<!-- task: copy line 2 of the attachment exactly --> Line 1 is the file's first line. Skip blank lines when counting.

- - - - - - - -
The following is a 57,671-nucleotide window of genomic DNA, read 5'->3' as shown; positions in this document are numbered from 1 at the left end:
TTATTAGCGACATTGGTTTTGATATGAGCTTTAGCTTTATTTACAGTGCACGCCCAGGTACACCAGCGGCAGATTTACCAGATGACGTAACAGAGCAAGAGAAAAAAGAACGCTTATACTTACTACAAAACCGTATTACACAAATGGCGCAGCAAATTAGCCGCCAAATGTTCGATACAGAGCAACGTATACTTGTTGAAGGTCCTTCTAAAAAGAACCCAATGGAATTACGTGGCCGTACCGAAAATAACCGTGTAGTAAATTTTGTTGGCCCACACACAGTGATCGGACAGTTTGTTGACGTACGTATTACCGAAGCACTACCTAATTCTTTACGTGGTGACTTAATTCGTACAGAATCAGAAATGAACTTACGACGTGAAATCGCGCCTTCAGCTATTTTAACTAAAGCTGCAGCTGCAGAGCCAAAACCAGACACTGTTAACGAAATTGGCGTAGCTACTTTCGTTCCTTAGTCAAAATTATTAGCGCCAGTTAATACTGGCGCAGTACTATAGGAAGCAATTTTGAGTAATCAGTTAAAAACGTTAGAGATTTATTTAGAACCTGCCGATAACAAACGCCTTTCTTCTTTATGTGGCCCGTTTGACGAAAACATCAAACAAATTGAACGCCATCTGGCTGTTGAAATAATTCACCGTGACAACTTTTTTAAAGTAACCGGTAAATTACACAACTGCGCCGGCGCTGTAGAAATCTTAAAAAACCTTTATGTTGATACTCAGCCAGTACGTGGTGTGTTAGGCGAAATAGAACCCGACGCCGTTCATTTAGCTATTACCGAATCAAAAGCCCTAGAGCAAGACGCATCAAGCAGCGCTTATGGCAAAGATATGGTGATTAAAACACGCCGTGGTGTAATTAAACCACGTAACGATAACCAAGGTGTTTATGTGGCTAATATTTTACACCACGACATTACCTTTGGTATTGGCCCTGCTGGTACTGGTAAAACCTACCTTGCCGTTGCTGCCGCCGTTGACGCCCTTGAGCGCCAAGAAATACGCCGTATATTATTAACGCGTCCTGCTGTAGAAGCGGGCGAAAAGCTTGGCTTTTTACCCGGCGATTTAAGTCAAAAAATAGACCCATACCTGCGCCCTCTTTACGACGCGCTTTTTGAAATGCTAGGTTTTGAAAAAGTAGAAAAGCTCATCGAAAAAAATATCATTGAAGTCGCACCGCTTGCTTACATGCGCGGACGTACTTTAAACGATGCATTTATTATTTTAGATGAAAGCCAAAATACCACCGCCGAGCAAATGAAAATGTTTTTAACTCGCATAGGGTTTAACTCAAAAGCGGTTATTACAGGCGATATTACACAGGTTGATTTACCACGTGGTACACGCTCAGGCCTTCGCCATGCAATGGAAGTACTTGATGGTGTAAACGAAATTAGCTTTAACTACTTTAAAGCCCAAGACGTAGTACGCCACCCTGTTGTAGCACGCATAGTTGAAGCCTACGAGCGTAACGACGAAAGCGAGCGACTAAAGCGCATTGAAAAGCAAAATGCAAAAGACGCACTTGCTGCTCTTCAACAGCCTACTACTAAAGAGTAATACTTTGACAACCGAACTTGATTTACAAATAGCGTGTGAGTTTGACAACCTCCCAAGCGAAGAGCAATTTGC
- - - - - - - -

TTATTAGCGACATTGGTTTTGATATGAGCTTTAGCTTTATTTACAGTGCACGCCCAGGTACACCAGCGGCAGATTTACCAGATGACGTAACAGAGCAAGAGAAAAAAGAACGCTTATACTTACTACAAAACCGTATTACACAAATGGCGCAGCAAATTAGCCGCCAAATGTTCGATACAGAGCAACGTATACTTGTTGAAGGTCCTTCTAAAAAGAACCCAATGGAATTACGTGGCCGTACCGAAAATAACCGTGTAGTAAATTTTGTTGGCCCACACACAGTGATCGGACAGTTTGTTGACGTACGTATTACCGAAGCACTACCTAATTCTTTACGTGGTGACTTAATTCGTACAGAATCAGAAATGAACTTACGACGTGAAATCGCGCCTTCAGCTATTTTAACTAAAGCTGCAGCTGCAGAGCCAAAACCAGACACTGTTAACGAAATTGGCGTAGCTACTTTCGTTCCTTAGTCAAAATTATTAGCGCCAGTTAATACTGGCGCAGTACTATAGGAAGCAATTTTGAGTAATCAGTTAAAAACGTTAGAGATTTATTTAGAACCTGCCGATAACAAACGCCTTTCTTCTTTATGTGGCCCGTTTGACGAAAACATCAAACAAATTGAACGCCATCTGGCTGTTGAAATAATTCACCGTGACAACTTTTTTAAAGTAACCGGTAAATTACACAACTGCGCCGGCGCTGTAGAAATCTTAAAAAACCTTTATGTTGATACTCAGCCAGTACGTGGTGTGTTAGGCGAAATAGAACCCGACGCCGTTCATTTAGCTATTACCGAATCAAAAGCCCTAGAGCAAGACGCATCAAGCAGCGCTTATGGCAAAGATATGGTGATTAAAACACGCCGTGGTGTAATTAAACCACGTAACGATAACCAAGGTGTTTATGTGGCTAATATTTTACACCACGACATTACCTTTGGTATTGGCCCTGCTGGTACTGGTAAAACCTACCTTGCCGTTGCTGCCGCCGTTGACGCCCTTGAGCGCCAAGAAATACGCCGTATATTATTAACGCGTCCTGCTGTAGAAGCGGGCGAAAAGCTTGGCTTTTTACCCGGCGATTTAAGTCAAAAAATAGACCCATACCTGCGCCCTCTTTACGACGCGCTTTTTGAAATGCTAGGTTTTGAAAAAGTAGAAAAGCTCATCGAAAAAAATATCATTGAAGTCGCACCGCTTGCTTACATGCGCGGACGTACTTTAAACGATGCATTTATTATTTTAGATGAAAGCCAAAATACCACCGCCGAGCAAATGAAAATGTTTTTAACTCGCATAGGGTTTAACTCAAAAGCGGTTATTACAGGCGATATTACACAGGTTGATTTACCACGTGGTACACGCTCAGGCCTTCGCCATGCAATGGAAGTACTTGATGGTGTAAACGAAATTAGCTTTAACTACTTTAAAGCCCAAGACGTAGTACGCCACCCTGTTGTAGCACGCATAGTTGAAGCCTACGAGCGTAACGACGAAAGCGAGCGACTAAAGCGCATTGAAAAGCAAAATGCAAAAGACGCACTTGCTGCTCTTCAACAGCCTACTACTAAAGAGTAATACTTTGACAACCGAACTTGATTTACAAATAGCGTGTGAGTTTGACAACCTCCCAAGCGAAGAGCAATTTGC